Most self-explanations come from a guilt standpoint, whether you realise that or not. Did you do something wrong? And if you did, do you feel guilty? Was it ill-intentioned, or was it an honest mistake? Did you hear your gut advising something yet chose to ignore it? We’ve all been there. You needn’t worry.
Explaining yourself when you shouldn’t (and let me break it to you: most of the time, you shouldn’t) is a sign of weak character, which invites other people to attack you. Part of human nature is to victimise the victims. Not everybody will jump to attack you; we are all civilised, aren’t we? But at the bare minimum, people will feel the impulse, though they restrain it.
This is not to say post-mortem analysis is not needed at the workplace. There’s a clear-cut difference between explaining yourself, uttering excuses and providing an objective exposure of facts for a specific situation, gathering evidence and presenting it in an organised manner for further analysis of the parties involved in seeking a solution. It’s just not the same level of conversation.
Also, don’t confuse explaining yourself with apologising. If you’ve made a mistake or wronged someone, feel it in your heart and apologise. Nobody is perfect; we all make mistakes. The most valuable apology is the action of fixing whatever you broke. Making things right, truly heartfelt, goes far beyond just empty words.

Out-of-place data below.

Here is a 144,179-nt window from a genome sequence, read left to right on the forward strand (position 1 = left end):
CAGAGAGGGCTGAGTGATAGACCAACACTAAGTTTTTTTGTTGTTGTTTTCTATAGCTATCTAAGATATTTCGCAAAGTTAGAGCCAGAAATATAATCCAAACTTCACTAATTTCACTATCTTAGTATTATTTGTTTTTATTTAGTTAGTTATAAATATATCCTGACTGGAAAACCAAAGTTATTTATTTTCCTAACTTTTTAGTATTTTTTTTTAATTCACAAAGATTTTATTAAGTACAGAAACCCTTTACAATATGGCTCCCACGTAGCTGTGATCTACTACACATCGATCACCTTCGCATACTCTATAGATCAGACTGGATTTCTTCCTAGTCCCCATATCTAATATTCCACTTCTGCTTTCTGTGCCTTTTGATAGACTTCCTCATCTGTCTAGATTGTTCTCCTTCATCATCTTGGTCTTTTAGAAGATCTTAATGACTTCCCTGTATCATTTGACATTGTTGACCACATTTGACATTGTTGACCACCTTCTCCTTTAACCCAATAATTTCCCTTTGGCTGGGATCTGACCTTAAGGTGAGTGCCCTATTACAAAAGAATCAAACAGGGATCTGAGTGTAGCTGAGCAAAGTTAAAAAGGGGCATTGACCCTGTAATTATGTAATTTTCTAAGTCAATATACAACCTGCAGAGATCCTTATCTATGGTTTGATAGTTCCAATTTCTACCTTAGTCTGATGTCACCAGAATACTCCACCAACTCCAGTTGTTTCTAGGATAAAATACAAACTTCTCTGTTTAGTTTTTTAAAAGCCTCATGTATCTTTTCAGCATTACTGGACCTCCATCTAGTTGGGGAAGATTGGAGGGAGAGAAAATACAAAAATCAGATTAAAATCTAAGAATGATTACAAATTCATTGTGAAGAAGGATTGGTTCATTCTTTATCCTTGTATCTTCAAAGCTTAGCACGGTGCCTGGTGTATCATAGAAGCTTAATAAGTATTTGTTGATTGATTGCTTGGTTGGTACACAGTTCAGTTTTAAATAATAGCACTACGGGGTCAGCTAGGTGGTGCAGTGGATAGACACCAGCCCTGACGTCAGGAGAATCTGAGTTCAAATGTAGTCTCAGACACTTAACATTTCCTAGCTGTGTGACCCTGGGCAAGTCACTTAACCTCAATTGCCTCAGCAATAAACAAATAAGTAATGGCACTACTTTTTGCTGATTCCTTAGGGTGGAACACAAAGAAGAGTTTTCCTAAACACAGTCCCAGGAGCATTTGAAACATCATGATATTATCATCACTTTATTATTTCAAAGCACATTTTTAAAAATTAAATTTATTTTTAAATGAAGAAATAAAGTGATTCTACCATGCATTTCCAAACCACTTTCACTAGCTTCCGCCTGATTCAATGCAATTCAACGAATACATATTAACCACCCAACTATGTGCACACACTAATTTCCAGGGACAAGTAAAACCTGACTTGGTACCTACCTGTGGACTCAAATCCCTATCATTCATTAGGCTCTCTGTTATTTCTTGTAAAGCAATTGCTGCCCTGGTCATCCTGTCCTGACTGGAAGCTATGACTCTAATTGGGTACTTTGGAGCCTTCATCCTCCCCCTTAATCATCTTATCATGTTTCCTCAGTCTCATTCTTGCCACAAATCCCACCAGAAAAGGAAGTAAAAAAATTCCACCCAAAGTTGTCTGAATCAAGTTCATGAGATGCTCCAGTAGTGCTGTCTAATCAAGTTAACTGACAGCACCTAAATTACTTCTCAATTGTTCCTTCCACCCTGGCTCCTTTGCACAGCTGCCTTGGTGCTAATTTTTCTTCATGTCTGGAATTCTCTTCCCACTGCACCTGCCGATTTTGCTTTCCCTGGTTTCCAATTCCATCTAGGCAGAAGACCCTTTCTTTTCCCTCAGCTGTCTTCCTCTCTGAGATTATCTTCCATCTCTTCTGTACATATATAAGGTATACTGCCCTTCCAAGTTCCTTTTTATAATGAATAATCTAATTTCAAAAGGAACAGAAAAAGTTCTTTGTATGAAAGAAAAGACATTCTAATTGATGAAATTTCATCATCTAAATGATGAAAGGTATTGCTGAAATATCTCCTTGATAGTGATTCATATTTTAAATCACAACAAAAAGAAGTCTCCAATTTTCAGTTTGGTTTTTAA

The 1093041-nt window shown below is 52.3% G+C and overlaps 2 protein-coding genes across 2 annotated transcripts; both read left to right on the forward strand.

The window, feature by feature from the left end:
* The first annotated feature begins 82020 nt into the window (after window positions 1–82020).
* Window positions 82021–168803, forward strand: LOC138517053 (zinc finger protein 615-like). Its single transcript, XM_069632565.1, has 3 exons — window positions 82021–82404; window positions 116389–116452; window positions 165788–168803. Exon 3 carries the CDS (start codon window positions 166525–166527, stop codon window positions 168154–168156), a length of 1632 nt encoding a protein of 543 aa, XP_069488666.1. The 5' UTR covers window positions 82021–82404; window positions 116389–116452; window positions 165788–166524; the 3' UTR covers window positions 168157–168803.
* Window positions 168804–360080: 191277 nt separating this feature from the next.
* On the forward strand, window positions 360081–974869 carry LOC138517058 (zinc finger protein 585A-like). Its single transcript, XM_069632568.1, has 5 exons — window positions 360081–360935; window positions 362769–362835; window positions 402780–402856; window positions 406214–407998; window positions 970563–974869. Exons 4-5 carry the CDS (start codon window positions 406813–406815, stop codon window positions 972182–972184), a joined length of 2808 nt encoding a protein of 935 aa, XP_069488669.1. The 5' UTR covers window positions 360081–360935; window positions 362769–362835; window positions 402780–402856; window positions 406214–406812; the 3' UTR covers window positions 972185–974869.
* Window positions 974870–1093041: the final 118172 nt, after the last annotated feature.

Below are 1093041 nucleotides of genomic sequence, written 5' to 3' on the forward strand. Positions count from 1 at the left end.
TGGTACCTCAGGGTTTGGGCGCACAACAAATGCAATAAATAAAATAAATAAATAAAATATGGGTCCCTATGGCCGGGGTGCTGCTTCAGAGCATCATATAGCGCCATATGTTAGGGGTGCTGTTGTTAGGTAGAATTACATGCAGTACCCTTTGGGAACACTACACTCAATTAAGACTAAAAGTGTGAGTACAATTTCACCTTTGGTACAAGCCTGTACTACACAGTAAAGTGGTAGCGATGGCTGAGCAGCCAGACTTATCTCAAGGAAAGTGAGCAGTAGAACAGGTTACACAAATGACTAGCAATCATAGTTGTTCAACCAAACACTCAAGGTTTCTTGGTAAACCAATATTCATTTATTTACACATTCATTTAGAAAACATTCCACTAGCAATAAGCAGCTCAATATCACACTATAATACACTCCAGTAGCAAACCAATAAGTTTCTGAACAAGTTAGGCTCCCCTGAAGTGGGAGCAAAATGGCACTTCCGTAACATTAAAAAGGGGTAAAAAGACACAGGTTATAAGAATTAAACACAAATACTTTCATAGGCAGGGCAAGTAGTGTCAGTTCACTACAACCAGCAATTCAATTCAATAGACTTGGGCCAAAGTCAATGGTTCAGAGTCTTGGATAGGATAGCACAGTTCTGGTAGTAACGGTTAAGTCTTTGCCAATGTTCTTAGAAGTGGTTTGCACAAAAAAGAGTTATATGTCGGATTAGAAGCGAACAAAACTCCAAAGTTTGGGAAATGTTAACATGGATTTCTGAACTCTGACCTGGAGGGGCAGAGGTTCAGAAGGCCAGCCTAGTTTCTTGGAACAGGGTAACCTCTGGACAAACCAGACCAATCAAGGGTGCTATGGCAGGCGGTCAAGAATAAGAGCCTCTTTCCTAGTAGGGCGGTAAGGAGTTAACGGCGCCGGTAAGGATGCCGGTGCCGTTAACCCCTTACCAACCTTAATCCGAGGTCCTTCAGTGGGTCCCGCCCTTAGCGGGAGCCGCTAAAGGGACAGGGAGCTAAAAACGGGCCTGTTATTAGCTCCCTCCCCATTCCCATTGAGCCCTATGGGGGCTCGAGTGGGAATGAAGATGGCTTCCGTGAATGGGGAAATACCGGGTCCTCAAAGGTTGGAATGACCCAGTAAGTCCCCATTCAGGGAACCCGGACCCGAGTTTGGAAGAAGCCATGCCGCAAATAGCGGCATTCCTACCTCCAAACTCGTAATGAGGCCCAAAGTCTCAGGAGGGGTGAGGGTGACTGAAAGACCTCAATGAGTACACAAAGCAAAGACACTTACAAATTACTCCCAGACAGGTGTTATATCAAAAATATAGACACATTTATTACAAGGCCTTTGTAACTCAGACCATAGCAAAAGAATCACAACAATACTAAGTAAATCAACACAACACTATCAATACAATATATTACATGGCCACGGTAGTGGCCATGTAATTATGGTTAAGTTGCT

What is infuriating about explanations, in general, is that excuses are timewasters. Most people don’t need the excuse; they need the facts. They need the disposition to seek a solution. It’s painful to be on either side of the explanation; when you tell your explanation, you feel shame; when you hear the explanation, you know you’re wasting your time in the worst way possible. You don’t enjoy explanations unless you’re some tiny, entitled emperor who feels expectations weren’t met. Good Lord, for your mental sanity, let go of expectations.
This also applies when I lend money to any of my friends; I am genuinely willing to help, but I do not want to hear what the money is for; all I want to know is when you’ll pay me back and be done with it. So long as it’s returned and everything remains under the veil of the law, I don’t care. A WhatsApp voice note made of solid eight minutes explaining what the money is for is not worth my time; it’s not even worth the money being lent out. “How much?”, “When will you pay it back?”, “Agree to 10% interest or no deal?” are some of the few questions I ask.
I’m not asking you to have excessive pride or borderline arrogance. All I’m asking you is to understand that we’ve all been there most of the time, and you don’t need to feel guilty for being a human being. Do your best you’re able today and write off anything you couldn’t. It doesn’t matter, does it?
Keep it up, champ. Until next time,blog comments powered by Disqus